In December 2011, the English Department and Milne Library collaborated to create Digital Thoreau, a project led by professor and English department chair Paul Schacht and Electronic Resources and Digital Scholarship Librarian Joe Easterly.
The Digital Thoreau project focuses on encoding seven manuscript versions of Henry David Thoreau’s Walden.
A description on the project’s website states that the project “aims to offer the most complete and interactive online corpus of Thoreau’s published works, manuscripts, journals, letters and related materials” and to “open to the widest audience for access and response.”
Schacht and Easterly invited Geneseo students to interact with Digital Thoreau and the author’s works – particularly by means of digital technology – with the introduction this semester of ENGL 390: Literature in the Digital Age.
Cofounder of the Thoreau Society Walter Harding was a distinguished teaching professor of English at Geneseo from 1956 to 1982. Because of this legacy, members of the Thoreau Society and the Thoreau Institute came to Geneseo to discuss the project.
“[My main goal is] for students to start thinking in a rigorous way about the issues and opportunities that digital technology is raising for how we engage with our culture,” Schacht said.
According to Schacht, the class discusses topics such as copyright and how digital technology may change the way we think about texts. He said his second goal for the class is “to involve students directly in a scholarly project that uses digital technology to advance some traditional aims in the humanities.”
A unique aspect of Literature in the Digital Age is the cooperation between the academic departments and Milne Library. Students entered the class with minimal experience in Extensible Markup Language, but with help from librarians including Easterly, Electronic Resources and Digital Scholarship Librarian Kate Pitcher and Special Collections Librarian Liz Argentieri, students acquired these skills and applied them to the manuscript versions of Walden.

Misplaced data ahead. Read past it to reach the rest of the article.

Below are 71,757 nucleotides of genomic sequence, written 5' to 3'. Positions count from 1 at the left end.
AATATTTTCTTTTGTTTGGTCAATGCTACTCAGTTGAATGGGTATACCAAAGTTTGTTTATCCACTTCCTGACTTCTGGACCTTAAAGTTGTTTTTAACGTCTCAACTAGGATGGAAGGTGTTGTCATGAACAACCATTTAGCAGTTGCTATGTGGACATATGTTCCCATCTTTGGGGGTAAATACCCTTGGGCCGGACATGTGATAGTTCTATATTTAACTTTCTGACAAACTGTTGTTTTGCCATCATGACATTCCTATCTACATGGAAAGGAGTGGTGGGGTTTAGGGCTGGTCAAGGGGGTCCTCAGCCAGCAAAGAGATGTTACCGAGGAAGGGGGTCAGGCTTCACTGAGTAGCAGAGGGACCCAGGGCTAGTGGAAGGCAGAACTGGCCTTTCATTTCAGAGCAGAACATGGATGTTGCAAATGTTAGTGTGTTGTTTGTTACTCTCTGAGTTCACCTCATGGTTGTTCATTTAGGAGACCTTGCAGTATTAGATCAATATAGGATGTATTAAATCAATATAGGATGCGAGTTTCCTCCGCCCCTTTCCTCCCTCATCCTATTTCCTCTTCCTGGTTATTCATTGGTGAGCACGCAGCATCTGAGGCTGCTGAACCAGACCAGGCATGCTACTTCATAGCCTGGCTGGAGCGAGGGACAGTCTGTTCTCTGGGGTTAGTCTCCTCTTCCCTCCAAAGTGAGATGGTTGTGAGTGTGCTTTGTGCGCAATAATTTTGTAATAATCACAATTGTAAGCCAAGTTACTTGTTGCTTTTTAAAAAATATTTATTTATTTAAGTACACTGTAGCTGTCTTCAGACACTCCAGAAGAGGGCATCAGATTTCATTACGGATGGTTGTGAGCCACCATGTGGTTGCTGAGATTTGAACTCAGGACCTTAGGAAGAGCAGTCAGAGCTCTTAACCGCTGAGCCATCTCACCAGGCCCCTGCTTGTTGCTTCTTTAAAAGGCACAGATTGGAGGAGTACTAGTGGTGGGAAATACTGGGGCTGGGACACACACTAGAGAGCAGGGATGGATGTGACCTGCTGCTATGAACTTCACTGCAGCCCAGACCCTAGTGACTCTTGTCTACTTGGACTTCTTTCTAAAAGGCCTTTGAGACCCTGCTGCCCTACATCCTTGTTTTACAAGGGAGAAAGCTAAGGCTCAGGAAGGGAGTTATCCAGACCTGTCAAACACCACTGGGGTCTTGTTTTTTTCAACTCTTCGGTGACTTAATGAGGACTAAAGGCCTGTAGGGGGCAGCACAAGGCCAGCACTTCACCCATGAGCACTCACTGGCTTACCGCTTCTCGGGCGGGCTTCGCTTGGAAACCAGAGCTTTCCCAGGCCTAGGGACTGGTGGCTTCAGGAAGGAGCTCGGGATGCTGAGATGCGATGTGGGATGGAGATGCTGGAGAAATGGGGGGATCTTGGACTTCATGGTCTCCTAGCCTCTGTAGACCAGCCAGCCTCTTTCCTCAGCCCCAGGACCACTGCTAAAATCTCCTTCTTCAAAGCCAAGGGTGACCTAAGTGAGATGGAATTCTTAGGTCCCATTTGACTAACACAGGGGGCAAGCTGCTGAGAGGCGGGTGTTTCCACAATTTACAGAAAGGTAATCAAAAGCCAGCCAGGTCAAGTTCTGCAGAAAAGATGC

Not only does the class work within Geneseo, but it also uses technology to communicate with others who are interested in the subject including Ronald Clapper, who developed his own critical apparatus of Walden in his 1967 dissertation “The Development of Walden: A Genetic Text,” and Elizabeth Witherell, editor-in-chief of the Thoreau Edition, a 47-volume collection of Thoreau’s writing including his handwritten journal.
With the help of professors, librarians and Thoreau scholars, the students are currently using the XML markup language to encode Clapper’s critical apparatus of Walden, while following the international standard for scholarly digital encoding, TEI. The encoding will also include Walter Harding’s explanatory notes from his 1995 publication of Walden: An Annotated Edition.
Schacht said he hopes that the encoding of Walden will be completed within the next couple of years. He also hopes, however, that Digital Thoreau will grow to include digitally encoded versions of other works by Thoreau, such as his journals.
Schacht also said that he hopes to offer the class every spring in effort of continuing the project. Anyone is welcome to join the digital humanities community at go.geneseo.edu/dighum.